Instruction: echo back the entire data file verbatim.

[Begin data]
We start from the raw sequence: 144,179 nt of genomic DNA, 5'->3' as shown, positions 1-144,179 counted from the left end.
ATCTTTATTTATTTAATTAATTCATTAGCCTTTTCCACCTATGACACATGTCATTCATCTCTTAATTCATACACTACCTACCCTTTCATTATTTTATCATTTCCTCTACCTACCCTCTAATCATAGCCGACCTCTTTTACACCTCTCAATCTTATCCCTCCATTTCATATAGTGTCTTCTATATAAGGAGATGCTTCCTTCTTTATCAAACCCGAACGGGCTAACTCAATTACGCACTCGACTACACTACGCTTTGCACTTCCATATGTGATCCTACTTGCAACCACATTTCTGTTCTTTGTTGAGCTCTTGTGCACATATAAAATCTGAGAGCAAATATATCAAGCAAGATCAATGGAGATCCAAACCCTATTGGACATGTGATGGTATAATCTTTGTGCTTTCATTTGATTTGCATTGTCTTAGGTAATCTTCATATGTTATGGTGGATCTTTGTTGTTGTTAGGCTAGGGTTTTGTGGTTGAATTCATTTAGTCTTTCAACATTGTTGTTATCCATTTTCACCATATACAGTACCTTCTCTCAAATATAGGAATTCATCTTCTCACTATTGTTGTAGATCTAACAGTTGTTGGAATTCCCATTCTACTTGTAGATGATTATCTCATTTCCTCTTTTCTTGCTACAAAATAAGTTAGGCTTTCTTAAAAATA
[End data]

We start from the raw sequence: 144,179 nt of genomic DNA, 5'->3' as shown, positions 1-144,179 counted from the left end.
ATCTTTATTTATTTAATTAATTCATTAGCCTTTTCCACCTATGACACATGTCATTCATCTCTTAATTCATACACTACCTACCCTTTCATTATTTTATCATTTCCTCTACCTACCCTCTAATCATAGCCGACCTCTTTTACACCTCTCAATCTTATCCCTCCATTTCATATAGTGTCTTCTATATAAGGAGATGCTTCCTTCTTTATCAAACCCGAACGGGCTAACTCAATTACGCACTCGACTACACTACGCTTTGCACTTCCATATGTGATCCTACTTGCAACCACATTTCTGTTCTTTGTTGAGCTCTTGTGCACATATAAAATCTGAGAGCAAATATATCAAGCAAGATCAATGGAGATCCAAACCCTATTGGACATGTGATGGTATAATCTTTGTGCTTTCATTTGATTTGCATTGTCTTAGGTAATCTTCATATGTTATGGTGGATCTTTGTTGTTGTTAGGCTAGGGTTTTGTGGTTGAATTCATTTAGTCTTTCAACATTGTTGTTATCCATTTTCACCATATACAGTACCTTCTCTCAAATATAGGAATTCATCTTCTCACTATTGTTGTAGATCTAACAGTTGTTGGAATTCCCATTCTACTTGTAGATGATTATCTCATTTCCTCTTTTCTTGCTACAAAATAAGTTAGGCTTTCTTAAAAATA